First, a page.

Hand Tools Archive

Subject:
Spoon carving *PIC*

Paul in NJ
My last post generated a question or two about my spoon carving. I cut a branch of cherry the other day to show how I carve my spoons. The branch is small, only 1-1/2” in diameter, so it limits the size of the spoons I made.

There is a lot of cherry that grows in this area and is my favorite for green wood carving of spoons. I have used other fruitwoods like apple and pear as well as birch, soft maple, and other fine-grained diffuse porous woods but cherry is the easiest to find so I mostly use that. A fresh cut branch of 3-4 inches is ideal. I carve the spoon bowl from the outside towards the pith. This gives a nicely concentric grain pattern when you look into the bowl. You can get a larger spoon if you carve from the pith side but the resulting hourglass pattern is not as pleasing to my eye.

Here are some of the knives I use:

These are home made from O1 annealed stock. The knives are cheap enough to buy but I like making them. You can purchase good quality Scandinavian knives for about $25 -$30. The curved knives come in different sweeps and left or right handed bevels. The straight knife has acute flat bevels on both sides, whereas the curved ones only on one side. Here is the grip I use to hollow the bowl:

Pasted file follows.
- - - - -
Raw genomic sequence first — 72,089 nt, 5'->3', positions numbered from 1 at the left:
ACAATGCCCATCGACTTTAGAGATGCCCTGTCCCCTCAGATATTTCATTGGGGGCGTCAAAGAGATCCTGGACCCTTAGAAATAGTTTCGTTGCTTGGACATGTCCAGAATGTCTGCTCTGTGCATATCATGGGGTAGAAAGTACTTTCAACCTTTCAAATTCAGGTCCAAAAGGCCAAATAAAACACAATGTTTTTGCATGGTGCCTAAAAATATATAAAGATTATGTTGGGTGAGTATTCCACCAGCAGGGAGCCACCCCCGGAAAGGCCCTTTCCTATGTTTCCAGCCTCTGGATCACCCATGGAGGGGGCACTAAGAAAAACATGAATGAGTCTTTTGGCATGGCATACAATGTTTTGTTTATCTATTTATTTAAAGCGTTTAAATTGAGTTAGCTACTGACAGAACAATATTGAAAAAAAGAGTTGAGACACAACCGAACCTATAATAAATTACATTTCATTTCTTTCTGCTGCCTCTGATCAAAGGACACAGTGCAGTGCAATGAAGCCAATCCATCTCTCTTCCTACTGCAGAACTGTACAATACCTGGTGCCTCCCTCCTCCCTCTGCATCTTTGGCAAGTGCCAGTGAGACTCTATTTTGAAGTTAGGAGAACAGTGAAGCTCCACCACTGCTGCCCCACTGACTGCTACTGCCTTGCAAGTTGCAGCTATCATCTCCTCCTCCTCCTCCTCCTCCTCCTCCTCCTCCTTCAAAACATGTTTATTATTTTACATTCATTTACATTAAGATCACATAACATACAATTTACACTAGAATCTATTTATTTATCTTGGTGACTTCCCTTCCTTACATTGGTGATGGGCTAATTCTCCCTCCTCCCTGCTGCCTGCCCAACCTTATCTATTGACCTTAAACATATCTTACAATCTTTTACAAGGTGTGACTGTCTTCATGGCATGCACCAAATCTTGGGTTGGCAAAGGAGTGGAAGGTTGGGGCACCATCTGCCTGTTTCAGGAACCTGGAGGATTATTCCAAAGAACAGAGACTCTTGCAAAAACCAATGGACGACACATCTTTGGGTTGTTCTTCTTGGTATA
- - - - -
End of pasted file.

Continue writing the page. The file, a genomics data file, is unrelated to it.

Here is a link to Roy Underhill’s show featuring Peter Follansbee carving spoons:

https://www.pbs.org/woodwrightsshop/watch-on-line/featured-guests/peter-follansbee/

There is a lot of information packed in that show and is worthwhile watching. When I go camping or out to our friends cabin I will bring a hatchet and a few knives. Like Peter shows, I will rough out a blank with a hatchet and finish the spoons with knives. I am not real great with the hatchet and spoil some blanks but the wood is free and the hatchet work is in the beginning of the process. The skill is in how close you come to the line, leaving less for the knife to remove. At home I can use my band saw to rough out. Here are two blanks roughed out:

I used the hatchet for the right one and the band saw for the left one. In my shop I may use my workbench vise (or my new hi-vise) or my shave pony to work the spoon with a drawknife or spoke shave:

Here are the resulting spoons:

I will let them dry for a period and then clean them up a little. After they dry some more I finish them with walnut oil. I like the heat-treated Mahoney’s oil brand.

Some recent spoons:

Regards,
Paul Dzioba

P.S. The shave pony works great but it is a pain mobility wise having it strapped to you. A real shave horse is in the works.

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